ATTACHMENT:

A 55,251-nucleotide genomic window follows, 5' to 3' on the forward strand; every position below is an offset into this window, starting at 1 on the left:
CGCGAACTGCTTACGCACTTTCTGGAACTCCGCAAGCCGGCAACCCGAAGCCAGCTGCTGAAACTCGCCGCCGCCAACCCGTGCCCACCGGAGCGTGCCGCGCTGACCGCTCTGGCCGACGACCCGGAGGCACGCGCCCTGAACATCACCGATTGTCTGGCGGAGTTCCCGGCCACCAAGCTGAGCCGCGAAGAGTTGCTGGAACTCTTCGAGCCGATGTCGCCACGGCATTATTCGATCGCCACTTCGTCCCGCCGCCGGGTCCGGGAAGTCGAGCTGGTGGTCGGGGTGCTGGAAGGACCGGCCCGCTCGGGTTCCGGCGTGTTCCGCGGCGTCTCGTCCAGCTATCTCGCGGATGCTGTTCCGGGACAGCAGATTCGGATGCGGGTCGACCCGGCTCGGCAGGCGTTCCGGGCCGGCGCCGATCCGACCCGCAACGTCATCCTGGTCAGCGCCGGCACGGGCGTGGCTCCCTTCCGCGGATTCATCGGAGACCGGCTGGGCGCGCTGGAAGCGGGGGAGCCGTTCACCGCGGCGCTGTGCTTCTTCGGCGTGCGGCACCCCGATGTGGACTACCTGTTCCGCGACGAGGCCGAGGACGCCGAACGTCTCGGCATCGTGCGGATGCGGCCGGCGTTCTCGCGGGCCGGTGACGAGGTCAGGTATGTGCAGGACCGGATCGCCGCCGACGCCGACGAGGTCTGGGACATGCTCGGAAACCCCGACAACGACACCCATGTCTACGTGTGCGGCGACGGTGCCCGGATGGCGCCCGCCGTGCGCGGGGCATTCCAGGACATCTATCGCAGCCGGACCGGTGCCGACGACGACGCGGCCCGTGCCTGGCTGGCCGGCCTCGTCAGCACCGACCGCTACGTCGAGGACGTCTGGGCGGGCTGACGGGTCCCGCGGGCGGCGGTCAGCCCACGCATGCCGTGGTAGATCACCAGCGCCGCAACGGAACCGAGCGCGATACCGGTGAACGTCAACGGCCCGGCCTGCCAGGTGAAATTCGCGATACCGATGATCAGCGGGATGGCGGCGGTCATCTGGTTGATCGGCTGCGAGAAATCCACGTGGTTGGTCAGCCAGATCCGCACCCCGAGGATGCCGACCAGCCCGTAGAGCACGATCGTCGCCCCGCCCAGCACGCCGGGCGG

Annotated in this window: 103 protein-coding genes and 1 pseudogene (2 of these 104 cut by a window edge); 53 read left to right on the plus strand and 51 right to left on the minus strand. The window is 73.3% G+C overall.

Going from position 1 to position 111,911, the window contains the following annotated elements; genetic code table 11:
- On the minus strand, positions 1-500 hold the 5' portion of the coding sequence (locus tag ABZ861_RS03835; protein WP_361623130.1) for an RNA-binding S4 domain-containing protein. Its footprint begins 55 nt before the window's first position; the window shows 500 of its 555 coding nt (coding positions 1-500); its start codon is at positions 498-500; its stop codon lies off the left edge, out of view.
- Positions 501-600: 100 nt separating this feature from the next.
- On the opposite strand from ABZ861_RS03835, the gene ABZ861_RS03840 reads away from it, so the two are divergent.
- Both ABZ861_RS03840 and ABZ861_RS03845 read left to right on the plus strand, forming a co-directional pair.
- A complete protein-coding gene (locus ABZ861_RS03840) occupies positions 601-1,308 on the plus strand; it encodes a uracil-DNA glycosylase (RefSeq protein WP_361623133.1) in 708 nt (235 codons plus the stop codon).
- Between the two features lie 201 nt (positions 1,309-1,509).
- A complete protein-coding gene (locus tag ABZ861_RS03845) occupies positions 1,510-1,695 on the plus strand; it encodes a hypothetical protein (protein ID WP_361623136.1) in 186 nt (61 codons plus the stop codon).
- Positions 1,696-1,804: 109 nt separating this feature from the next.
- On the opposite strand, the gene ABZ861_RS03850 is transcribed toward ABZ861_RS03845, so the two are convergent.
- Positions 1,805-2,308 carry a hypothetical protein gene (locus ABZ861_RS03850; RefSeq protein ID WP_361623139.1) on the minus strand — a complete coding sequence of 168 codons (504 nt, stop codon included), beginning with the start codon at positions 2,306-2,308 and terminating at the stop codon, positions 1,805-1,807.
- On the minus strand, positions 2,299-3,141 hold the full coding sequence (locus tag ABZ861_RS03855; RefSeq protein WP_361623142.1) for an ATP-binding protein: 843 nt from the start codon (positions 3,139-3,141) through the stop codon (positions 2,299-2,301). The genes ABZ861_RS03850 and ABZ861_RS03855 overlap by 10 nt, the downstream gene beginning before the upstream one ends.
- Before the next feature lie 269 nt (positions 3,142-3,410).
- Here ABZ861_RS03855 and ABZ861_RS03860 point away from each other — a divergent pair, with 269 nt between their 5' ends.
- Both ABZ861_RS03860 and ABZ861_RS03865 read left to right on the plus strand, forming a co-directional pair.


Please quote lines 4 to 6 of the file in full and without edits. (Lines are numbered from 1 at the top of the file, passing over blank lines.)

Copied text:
Going from position 1 to position 111,911, the window contains the following annotated elements; genetic code table 11:
- On the minus strand, positions 1-500 hold the 5' portion of the coding sequence (locus tag ABZ861_RS03835; protein WP_361623130.1) for an RNA-binding S4 domain-containing protein. Its footprint begins 55 nt before the window's first position; the window shows 500 of its 555 coding nt (coding positions 1-500); its start codon is at positions 498-500; its stop codon lies off the left edge, out of view.
- Positions 501-600: 100 nt separating this feature from the next.